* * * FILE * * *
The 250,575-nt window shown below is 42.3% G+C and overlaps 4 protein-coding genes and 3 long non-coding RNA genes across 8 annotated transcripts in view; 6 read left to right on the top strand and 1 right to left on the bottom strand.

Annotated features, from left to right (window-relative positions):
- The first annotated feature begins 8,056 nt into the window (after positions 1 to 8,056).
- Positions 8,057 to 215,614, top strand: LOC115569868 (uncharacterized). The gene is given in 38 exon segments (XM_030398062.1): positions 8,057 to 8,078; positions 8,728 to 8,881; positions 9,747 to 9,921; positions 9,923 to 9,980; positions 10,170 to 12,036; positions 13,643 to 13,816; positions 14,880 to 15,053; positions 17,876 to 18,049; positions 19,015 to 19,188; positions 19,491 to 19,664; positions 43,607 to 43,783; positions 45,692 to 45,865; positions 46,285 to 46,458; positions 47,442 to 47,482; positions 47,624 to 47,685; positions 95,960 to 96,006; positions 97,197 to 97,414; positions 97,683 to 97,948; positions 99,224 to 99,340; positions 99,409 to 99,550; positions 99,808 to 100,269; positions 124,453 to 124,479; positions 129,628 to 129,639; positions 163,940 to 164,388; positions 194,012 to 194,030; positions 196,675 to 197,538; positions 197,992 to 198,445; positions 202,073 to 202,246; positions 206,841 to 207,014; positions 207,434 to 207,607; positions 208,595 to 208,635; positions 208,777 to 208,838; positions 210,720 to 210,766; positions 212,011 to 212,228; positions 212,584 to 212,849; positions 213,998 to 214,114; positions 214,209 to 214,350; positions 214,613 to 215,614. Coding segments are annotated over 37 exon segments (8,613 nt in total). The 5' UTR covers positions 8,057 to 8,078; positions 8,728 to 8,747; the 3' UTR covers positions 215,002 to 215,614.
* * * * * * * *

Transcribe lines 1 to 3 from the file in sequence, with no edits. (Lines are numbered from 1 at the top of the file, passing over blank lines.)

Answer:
The 250,575-nt window shown below is 42.3% G+C and overlaps 4 protein-coding genes and 3 long non-coding RNA genes across 8 annotated transcripts in view; 6 read left to right on the top strand and 1 right to left on the bottom strand.

Annotated features, from left to right (window-relative positions):
- The first annotated feature begins 8,056 nt into the window (after positions 1 to 8,056).